Evaluation of alternative tea (Camellia sinensis L. Kuntze) propagation and nursery systems
McConnaughey, Jeffrey Philip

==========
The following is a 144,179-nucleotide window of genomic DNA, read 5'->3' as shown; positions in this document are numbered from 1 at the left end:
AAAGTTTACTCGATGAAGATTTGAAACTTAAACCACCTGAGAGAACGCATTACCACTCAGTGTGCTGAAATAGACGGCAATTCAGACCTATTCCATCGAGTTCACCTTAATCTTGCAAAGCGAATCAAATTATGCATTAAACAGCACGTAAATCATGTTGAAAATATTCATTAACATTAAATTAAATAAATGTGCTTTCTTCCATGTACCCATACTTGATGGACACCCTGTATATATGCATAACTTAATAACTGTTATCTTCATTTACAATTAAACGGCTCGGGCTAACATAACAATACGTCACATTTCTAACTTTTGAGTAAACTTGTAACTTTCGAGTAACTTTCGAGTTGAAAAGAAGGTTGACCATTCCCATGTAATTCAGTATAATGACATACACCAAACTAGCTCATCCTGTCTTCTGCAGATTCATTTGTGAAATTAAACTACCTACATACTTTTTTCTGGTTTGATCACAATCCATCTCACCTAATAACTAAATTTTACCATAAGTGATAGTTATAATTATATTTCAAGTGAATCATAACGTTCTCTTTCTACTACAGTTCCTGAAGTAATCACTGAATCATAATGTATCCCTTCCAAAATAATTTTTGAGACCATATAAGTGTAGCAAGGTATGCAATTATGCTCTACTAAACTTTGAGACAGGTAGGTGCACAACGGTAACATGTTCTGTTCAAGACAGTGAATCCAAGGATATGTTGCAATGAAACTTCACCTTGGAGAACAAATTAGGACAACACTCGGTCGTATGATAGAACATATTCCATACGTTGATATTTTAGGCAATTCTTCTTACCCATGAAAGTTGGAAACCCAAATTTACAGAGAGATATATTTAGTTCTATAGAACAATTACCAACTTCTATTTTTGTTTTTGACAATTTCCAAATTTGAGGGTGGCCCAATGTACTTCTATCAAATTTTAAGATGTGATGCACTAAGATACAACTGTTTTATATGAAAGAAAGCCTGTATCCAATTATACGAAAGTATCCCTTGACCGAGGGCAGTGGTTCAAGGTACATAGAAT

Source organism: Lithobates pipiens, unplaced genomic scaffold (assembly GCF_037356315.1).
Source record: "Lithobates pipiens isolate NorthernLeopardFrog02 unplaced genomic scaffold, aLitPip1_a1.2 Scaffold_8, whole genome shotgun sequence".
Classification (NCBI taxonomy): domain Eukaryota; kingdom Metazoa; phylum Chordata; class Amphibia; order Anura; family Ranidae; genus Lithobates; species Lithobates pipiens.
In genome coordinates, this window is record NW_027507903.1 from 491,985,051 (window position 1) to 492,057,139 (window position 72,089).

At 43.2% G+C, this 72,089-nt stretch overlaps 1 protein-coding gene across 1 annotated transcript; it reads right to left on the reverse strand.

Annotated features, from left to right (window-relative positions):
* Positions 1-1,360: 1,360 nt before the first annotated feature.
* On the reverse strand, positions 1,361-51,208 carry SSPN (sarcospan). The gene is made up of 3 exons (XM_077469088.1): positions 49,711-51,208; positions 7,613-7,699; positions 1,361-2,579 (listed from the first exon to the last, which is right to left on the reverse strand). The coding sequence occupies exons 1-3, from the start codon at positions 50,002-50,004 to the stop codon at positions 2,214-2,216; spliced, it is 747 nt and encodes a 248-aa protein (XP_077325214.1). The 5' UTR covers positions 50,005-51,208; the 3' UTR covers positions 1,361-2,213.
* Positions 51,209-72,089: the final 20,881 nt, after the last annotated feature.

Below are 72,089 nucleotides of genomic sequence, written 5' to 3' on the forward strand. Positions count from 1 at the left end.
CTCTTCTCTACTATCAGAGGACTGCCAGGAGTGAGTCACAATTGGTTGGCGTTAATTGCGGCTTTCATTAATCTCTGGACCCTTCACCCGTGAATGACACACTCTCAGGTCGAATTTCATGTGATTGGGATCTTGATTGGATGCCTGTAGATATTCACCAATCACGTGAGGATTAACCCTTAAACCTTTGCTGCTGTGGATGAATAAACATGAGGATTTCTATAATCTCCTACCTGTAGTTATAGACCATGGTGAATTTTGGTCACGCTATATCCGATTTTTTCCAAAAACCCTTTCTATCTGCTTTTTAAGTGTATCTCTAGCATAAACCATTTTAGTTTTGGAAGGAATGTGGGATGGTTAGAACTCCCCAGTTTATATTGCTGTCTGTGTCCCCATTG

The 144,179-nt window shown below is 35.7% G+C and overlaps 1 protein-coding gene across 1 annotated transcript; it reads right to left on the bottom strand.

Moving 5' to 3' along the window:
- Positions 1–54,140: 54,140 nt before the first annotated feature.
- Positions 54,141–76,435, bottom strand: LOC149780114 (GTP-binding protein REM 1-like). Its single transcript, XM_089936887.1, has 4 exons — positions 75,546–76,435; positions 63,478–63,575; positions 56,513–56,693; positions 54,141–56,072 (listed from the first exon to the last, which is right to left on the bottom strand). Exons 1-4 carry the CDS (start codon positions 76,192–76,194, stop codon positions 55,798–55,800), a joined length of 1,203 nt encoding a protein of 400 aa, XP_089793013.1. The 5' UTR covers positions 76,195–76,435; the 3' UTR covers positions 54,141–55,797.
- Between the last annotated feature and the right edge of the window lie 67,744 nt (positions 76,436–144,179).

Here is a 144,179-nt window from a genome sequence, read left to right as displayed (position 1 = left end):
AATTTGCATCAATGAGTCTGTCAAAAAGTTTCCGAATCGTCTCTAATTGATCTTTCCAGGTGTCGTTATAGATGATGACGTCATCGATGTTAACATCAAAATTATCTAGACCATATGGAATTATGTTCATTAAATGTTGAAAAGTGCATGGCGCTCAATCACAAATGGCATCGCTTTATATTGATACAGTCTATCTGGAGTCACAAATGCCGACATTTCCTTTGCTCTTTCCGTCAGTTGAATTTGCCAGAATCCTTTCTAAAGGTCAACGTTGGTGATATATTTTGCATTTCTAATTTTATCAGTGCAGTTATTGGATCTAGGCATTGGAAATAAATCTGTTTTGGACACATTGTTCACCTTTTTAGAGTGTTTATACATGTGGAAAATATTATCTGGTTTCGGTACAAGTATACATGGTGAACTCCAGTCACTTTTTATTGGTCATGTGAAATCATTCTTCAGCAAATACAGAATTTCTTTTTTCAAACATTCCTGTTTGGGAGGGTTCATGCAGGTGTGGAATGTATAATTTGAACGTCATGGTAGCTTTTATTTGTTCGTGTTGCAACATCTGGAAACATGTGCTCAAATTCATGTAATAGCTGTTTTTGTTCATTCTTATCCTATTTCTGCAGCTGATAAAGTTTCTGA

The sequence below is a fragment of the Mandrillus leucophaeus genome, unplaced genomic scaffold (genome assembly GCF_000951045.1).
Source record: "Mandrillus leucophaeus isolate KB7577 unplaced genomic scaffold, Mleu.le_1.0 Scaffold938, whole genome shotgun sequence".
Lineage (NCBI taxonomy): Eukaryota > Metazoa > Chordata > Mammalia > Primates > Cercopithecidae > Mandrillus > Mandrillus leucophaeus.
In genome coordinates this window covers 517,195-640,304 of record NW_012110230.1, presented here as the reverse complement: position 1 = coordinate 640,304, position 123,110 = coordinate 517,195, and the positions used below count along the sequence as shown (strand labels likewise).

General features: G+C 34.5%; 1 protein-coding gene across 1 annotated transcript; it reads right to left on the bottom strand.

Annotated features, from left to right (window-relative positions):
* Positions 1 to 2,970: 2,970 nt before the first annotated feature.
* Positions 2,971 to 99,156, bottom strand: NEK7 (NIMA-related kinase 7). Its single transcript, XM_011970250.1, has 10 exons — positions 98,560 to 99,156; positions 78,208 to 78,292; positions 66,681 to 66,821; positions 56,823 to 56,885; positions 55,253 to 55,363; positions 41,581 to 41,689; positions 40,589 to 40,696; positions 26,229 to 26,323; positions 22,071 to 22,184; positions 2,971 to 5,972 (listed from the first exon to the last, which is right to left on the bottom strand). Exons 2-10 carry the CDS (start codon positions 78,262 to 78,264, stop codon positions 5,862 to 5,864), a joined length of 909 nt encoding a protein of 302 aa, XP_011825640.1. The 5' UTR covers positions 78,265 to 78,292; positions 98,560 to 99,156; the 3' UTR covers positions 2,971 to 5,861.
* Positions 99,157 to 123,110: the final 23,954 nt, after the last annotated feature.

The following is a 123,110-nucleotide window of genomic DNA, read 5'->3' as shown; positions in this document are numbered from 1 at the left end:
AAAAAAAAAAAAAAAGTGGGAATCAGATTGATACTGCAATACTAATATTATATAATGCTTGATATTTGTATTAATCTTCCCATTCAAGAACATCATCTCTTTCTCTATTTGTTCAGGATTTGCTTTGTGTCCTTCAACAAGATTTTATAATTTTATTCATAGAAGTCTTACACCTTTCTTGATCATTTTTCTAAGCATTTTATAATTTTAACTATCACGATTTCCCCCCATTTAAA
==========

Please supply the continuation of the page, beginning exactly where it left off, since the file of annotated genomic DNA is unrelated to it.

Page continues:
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In order to identify efficient methods of producing field-ready tea (Camellia sinensis) liners in the southeastern U.S., studies were undertaken to measure the growth of young tea liners under alternative propagation systems and their respective costs of production. Single-node tea cuttings were rooted in three rooting substrates in containers in a greenhouse as well as in native soil and a layer of sand in-ground under shaded low tunnels with or without biofumigation treatments. Strike rates, biomass, and root length were measured 20 weeks after sticking. Rooted liners were then transplanted from the ground or containers to pots or left in situ under 20% shade. Survival, biomass and leaf area were measured 27 weeks later in late May. Marketability rates were determined in September. Production costs for each system were then accounted and estimated across variable scales of production for cost-volume-profit analysis and the NPV of purchasing liners rather than propagating them on-farm for prospective tea growers.